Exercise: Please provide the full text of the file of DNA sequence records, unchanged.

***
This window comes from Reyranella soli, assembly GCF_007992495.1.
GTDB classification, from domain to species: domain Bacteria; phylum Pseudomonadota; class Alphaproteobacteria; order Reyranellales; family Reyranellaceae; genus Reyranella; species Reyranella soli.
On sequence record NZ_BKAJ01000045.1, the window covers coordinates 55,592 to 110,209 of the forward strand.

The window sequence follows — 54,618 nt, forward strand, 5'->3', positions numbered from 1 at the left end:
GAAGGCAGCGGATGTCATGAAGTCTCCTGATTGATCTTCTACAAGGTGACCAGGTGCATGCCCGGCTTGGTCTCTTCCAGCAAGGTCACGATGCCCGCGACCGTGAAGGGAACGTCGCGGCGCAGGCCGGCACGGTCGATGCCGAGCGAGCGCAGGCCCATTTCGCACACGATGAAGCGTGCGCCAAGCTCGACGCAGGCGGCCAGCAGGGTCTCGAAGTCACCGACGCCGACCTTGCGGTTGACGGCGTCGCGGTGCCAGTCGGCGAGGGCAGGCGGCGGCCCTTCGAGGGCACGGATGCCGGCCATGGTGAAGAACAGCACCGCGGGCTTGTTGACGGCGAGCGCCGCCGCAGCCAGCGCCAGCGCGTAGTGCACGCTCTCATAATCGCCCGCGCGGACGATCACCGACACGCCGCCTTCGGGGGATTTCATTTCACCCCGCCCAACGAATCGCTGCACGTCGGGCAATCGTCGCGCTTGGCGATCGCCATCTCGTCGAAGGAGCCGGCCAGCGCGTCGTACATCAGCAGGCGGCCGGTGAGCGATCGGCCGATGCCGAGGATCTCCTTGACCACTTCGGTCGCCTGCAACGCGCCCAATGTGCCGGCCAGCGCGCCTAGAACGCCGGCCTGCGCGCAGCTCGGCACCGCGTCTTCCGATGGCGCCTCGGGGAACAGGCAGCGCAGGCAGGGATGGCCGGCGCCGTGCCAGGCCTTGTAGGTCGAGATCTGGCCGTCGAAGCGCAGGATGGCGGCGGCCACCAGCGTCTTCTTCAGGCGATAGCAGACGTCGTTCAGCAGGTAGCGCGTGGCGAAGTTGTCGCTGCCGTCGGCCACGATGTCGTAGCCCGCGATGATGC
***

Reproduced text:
This window comes from Reyranella soli, assembly GCF_007992495.1.
GTDB classification, from domain to species: domain Bacteria; phylum Pseudomonadota; class Alphaproteobacteria; order Reyranellales; family Reyranellaceae; genus Reyranella; species Reyranella soli.
On sequence record NZ_BKAJ01000045.1, the window covers coordinates 55,592 to 110,209 of the forward strand.

The window sequence follows — 54,618 nt, forward strand, 5'->3', positions numbered from 1 at the left end:
GAAGGCAGCGGATGTCATGAAGTCTCCTGATTGATCTTCTACAAGGTGACCAGGTGCATGCCCGGCTTGGTCTCTTCCAGCAAGGTCACGATGCCCGCGACCGTGAAGGGAACGTCGCGGCGCAGGCCGGCACGGTCGATGCCGAGCGAGCGCAGGCCCATTTCGCACACGATGAAGCGTGCGCCAAGCTCGACGCAGGCGGCCAGCAGGGTCTCGAAGTCACCGACGCCGACCTTGCGGTTGACGGCGTCGCGGTGCCAGTCGGCGAGGGCAGGCGGCGGCCCTTCGAGGGCACGGATGCCGGCCATGGTGAAGAACAGCACCGCGGGCTTGTTGACGGCGAGCGCCGCCGCAGCCAGCGCCAGCGCGTAGTGCACGCTCTCATAATCGCCCGCGCGGACGATCACCGACACGCCGCCTTCGGGGGATTTCATTTCACCCCGCCCAACGAATCGCTGCACGTCGGGCAATCGTCGCGCTTGGCGATCGCCATCTCGTCGAAGGAGCCGGCCAGCGCGTCGTACATCAGCAGGCGGCCGGTGAGCGATCGGCCGATGCCGAGGATCTCCTTGACCACTTCGGTCGCCTGCAACGCGCCCAATGTGCCGGCCAGCGCGCCTAGAACGCCGGCCTGCGCGCAGCTCGGCACCGCGTCTTCCGATGGCGCCTCGGGGAACAGGCAGCGCAGGCAGGGATGGCCGGCGCCGTGCCAGGCCTTGTAGGTCGAGATCTGGCCGTCGAAGCGCAGGATGGCGGCGGCCACCAGCGTCTTCTTCAGGCGATAGCAGACGTCGTTCAGCAGGTAGCGCGTGGCGAAGTTGTCGCTGCCGTCGGCCACGATGTCGTAGCCCGCGATGATGC